3 – Fat and protein are not the enemy, although if you have a history of kidney stones, less red meat may be helpful. Protein triggers the feeling of fullness in the body faster than fat or carbohydrates, which can help you to eat less.

      4 – You didn’t mention probiotics or prebiotics. These are general helpful to include in the diet, especially as we age. Some prebiotics will also help bulk up stools, which may be helpful with your current condition. The post “My Anti-Candida, Anti-Psoriasis Diet – 9 Steps Towards Healing” may be worth a look. It identifies common problem foods, and suggests probiotic and prebiotic foods, along with some other strategies I’ve adopted to keep my guts in good working order.

      5 – At the risk of TMI, high stress levels sometimes make me poop like a goose (your #6 BMs). I get nervous, my guts get nervous, and everything clears out. It might be worthwhile to try meditation. (EFT) tapping or other stress reduction techniques. I have basic EFT instruction in the post, “Alternative Psoriasis Treatments – BodyTalk and EFT“.

  3. Thanks Laurie for your helpful advice.
    However, I avoid taking laxatives as I hate any side effects and loose bowel movements. Give me a firm movement any-day to a loose one.
    Should I start to develop piles or a fissure with an overly large-diameter hard movement I will think again.

  4. I confess I eat well with a balanced diet but only have the urge to empty my rectum once or twice a week. The type is Type 2, mostly lumpy and hard, the diameter can be up to 6.5 cm (about 2.5 inches) and the length short at about 5 inches. Can be bit of a struggle to pass sometimes, but fortunately no anal fissures or piles.
    The only downside is that flushing can be a problem until the stool has softened – often a day later.
    Does anyone else produce large hard stools and how do you cope ?

    1. Well Peter, judging by the fine array of laxatives available in your average pharmacy, I’d say that your are not alone. Stool softeners (such as this one) may help may your poop more squishy and easy to pass. The thing is, if you’re pooping something roughly the size of a soda can, it seems likely your digestion is a little sluggish – maybe more than a little. While the stool softeners may offer short term relief, long term, you may want to try different diet and supplement options, and see how it affects your bowel movements.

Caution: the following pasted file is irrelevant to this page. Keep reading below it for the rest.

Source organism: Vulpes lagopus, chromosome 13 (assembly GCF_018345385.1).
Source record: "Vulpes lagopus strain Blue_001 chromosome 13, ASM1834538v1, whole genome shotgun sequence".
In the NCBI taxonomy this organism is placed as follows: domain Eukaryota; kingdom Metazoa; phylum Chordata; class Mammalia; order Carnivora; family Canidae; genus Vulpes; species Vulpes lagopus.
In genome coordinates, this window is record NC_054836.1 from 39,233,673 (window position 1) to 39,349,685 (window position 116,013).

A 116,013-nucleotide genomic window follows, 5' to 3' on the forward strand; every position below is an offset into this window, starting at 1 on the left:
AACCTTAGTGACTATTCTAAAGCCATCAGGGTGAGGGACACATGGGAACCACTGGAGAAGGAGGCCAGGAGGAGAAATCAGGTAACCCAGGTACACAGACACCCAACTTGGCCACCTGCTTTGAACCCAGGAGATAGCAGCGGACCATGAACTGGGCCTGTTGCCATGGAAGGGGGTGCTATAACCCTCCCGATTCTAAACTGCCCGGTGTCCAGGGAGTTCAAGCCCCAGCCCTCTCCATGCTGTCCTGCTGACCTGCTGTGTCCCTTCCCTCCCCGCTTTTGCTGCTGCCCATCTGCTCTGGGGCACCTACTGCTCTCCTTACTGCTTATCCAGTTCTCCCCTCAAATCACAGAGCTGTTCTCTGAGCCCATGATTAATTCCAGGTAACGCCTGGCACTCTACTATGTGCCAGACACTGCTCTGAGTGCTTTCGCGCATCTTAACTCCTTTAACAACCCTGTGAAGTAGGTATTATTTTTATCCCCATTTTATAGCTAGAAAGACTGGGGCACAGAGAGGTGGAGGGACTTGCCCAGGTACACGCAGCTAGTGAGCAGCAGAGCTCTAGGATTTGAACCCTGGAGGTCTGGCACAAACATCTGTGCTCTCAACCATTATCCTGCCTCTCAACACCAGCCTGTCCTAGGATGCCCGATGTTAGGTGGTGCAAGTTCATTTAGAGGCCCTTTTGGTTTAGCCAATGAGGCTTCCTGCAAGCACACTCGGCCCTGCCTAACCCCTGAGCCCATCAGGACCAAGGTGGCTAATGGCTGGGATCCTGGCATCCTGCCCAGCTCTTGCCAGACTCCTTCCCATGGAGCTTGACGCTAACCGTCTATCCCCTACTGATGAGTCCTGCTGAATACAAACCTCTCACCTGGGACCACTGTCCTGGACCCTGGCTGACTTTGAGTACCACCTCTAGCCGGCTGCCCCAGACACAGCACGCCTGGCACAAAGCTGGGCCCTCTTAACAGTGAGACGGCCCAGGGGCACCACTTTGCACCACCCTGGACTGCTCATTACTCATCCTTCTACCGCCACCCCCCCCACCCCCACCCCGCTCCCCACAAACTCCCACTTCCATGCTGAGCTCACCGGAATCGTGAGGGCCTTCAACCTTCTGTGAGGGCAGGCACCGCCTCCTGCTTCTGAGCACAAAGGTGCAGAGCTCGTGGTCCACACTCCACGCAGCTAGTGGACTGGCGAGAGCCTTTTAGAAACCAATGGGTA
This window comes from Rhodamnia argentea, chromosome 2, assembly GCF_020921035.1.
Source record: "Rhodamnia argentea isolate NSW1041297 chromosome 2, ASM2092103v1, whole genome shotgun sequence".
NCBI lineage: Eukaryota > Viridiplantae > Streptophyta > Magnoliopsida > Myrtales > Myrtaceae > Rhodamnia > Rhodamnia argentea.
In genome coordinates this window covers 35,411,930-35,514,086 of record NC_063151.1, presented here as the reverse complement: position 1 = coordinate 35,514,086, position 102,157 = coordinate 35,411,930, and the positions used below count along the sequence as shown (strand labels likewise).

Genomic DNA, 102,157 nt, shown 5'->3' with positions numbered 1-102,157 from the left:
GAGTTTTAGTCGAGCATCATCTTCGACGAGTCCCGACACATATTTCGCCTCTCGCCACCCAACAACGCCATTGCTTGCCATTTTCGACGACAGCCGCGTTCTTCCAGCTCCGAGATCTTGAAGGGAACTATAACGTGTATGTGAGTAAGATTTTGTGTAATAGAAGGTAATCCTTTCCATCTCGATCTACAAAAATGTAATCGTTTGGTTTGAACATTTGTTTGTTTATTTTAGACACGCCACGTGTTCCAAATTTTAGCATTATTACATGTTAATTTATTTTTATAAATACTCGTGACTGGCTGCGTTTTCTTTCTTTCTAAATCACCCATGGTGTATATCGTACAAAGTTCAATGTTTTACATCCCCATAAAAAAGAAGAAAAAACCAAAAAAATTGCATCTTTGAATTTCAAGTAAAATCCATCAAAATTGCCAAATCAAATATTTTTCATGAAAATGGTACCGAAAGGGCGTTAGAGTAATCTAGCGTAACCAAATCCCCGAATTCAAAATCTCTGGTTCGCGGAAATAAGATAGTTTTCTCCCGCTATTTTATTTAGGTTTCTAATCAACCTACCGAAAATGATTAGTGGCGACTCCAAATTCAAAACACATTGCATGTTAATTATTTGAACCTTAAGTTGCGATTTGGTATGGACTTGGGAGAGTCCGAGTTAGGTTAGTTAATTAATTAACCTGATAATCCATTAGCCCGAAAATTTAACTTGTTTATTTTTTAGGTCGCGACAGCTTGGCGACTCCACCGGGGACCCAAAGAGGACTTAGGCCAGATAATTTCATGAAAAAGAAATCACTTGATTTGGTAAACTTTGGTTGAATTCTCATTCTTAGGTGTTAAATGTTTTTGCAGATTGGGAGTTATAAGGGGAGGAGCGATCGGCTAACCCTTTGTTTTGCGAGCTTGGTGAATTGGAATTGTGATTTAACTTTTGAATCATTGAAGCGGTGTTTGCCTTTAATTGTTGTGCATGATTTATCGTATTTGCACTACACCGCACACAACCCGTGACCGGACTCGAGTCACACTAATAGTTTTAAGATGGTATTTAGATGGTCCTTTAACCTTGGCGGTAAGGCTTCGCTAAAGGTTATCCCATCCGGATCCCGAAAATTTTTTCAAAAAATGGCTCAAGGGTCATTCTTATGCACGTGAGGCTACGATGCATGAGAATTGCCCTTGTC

For instance, I’ve settled into a routine with a high quality probiotic, in combination with life culture foods, to boost the good bacteria in my gut. Also, I find my bowel movements are much more likely to stay in the type 5 range when I eat more vegetables and a modest amount of meat and fruit, but limit grains (even gluten free) and dairy products. Binge on bread and cheese for a couple of days, and bathroom visits are much less pleasant. The paleo/primal style diets are gaining ground not just for weight loss or allergies, but because many people find that they function better getting back to the basics.

      It’s also possible that you may have an allergy or sensitivity that you are not aware of that is slowing down your digestion. You could try an elimination diet, switching to a very simple diet for a week or so, and then slowly reintroducing foods one at a time to see if you notice any difference.

  5. Hi I have on the Bristol scale between 3 to 4. Large and wide. I am regular and will have a bowel movement of this size every 2 days and then smaller ones daily. Sometimes a strain and most times very easy . Is this healthy or should I have it checked. I do also have a bariatric bypass. Thank you

    1. If you’re concerned about your bowel movements, it would be best to talk to your health care provider, especially given your bariatric bypass. I’m a researcher, not a healthcare provider, so please keep that in mind.

      Generally speaking, it would seem that your system is a little sluggish. You may want to consider adjusting your diet and see how it affects how you feel and how you poop. I know if I eat too much grain or dairy products, it slows my system down more now that I have reached my mid-40s. More veggies helps keep everything moving right along. Good quality probiotics and/or live cultured food are also a good addition to any diet. Digestive enzymes may also be a help, especially with your reduced stomach area for digestion.

  6. In the text you say: “the maximum opening of the anal canal’s aperture (3.5 cm).” Is this true? I mean, I have poos that can be at least 4.5 cm and they come out without pain…

      1. Ok, thank you for your reply. I use psyllium fiber to make my stools firmer, and then sometimes they can become about 4.5 cm in diameter. Because of the fiber they are not too hard and come out pretty easy with a little pushing. Psyllium is realy the best fiber in the world!!!

  7. Sorry Guys, got the wrong measurements above, average bowel movements daily is 6 inches in length by one and a half inches diameter, does this sound average?

    1. Again, still not a doctor, but using the chart as a reference, that’s still pushing maximum sphincter capacity – unless you happen to be an exceptionally large individual. Glad that it really wasn’t 6 inches in diameter.

      Study the descriptions of the bowel movements under the chart, and see which one most closely resembles your poop. Generally speaking, 2 or more bowel movements per day are recommended. If you are straining or pooping less than once a day, your system is not doing what it needs to do/getting the food it needs to function properly.